Super 15 Rugby - 22 June 2015

I don’t really know what to say about the Stormers vs Brumbies game, except the one side was prepared physically, tactically and mentally and the other were under-coached for this vital encounter. One can’t explain it through assumptions of ‘Western Cape hubris’; they know how to play well and one has to acknowledge the Stormers were top of the South African ‘conference’. So what happened? They gained enough possession which is, of course, essential, but it’s what you do with the ball once you get it that counts. The home side looked bereft of ideas though de Allende was in devastating form. The visitors’ backline were full of ideas and ‘ran off the ball’ with tremendous skill and timing. They also ‘finished‘ well, something the Stormers just couldn’t manage. Towards the end the image of a hare caught in the headlights came to mind.

(I recall a match I played for Mashonaland in 1969 or 1970 against Manicaland in Umtali. My scrumhalf was either Clyde Rutters or Alan Kluckow. Outside me were some talented backs. Our forwards were great. We/I wasted the possession. We lost narrowly. In the dressing room afterwards, Ross Robertson, lock (Prince Edward School, Mashonaland, Rhodesia) was vocally very critical of us. What could we say? He was right. Ross phoned last week to tackle me about my comment that Spies had ‘played his heart out’ for a losing Bulls team. I have to concede he is right. Looking at the match again, I notice, Spies played only in spurts. Fast and big he certainly is, but what other skills does he have? None I can really mention. He is not a candidate for the World Cup in my judgement.)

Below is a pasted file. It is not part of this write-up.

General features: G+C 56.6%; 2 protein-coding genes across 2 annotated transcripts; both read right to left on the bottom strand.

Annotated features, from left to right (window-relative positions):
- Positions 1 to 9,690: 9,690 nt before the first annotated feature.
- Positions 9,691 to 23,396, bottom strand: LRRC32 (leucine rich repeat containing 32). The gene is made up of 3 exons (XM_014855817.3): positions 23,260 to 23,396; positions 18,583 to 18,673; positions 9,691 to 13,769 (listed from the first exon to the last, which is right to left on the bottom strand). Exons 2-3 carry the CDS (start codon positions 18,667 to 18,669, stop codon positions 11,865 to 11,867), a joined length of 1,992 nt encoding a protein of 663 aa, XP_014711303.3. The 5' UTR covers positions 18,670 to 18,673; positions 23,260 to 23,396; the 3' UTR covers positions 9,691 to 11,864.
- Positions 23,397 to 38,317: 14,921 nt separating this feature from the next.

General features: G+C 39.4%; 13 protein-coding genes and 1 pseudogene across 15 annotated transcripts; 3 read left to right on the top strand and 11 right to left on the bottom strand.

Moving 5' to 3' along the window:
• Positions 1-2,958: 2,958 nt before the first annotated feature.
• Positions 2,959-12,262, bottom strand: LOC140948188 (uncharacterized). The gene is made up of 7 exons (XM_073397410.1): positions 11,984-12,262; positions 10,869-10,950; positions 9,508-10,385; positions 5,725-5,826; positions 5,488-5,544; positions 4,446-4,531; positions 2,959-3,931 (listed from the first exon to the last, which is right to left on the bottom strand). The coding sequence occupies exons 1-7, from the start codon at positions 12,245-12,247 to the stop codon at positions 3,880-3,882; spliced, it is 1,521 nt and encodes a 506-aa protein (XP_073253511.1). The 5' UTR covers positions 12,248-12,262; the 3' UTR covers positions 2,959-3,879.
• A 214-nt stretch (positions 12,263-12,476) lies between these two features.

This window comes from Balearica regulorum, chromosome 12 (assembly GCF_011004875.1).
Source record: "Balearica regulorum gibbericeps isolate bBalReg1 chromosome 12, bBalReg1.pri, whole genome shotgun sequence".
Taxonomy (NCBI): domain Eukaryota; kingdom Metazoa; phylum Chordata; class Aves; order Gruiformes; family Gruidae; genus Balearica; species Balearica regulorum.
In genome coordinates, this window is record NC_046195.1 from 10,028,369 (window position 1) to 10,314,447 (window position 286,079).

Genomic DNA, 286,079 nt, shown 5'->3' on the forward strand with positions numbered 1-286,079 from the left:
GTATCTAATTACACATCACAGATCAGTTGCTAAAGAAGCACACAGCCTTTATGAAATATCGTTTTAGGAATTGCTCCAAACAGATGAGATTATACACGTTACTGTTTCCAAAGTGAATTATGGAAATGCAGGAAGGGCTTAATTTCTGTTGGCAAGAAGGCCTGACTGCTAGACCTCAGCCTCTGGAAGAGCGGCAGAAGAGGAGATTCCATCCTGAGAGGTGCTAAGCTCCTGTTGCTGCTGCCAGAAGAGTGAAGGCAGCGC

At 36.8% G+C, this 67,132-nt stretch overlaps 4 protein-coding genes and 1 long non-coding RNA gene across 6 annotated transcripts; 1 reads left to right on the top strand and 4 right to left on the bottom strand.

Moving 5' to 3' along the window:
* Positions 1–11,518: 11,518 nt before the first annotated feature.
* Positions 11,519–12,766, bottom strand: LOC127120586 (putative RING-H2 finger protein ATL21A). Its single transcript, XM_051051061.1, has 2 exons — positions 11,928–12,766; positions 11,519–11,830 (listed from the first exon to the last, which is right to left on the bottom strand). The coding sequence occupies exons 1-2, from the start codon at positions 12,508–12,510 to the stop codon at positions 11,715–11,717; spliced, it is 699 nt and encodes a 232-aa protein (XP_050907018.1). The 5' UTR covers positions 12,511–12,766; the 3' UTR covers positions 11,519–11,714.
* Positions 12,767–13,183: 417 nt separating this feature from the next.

The Brumbies won because they had prepared moves, were inventive in loose play, performed with terrific confidence and had done their homework. Their defence was fearless and effective. How superbly they ‘worked the blindside’! The first Tomane try came from yet another brilliant grubber – off his other foot – by Nick White: the dummy feint, the ball dropped correctly, the weight just right. I wonder how often he’s practised that?! Then two more tries in 15 minutes from Tomane on the blind side.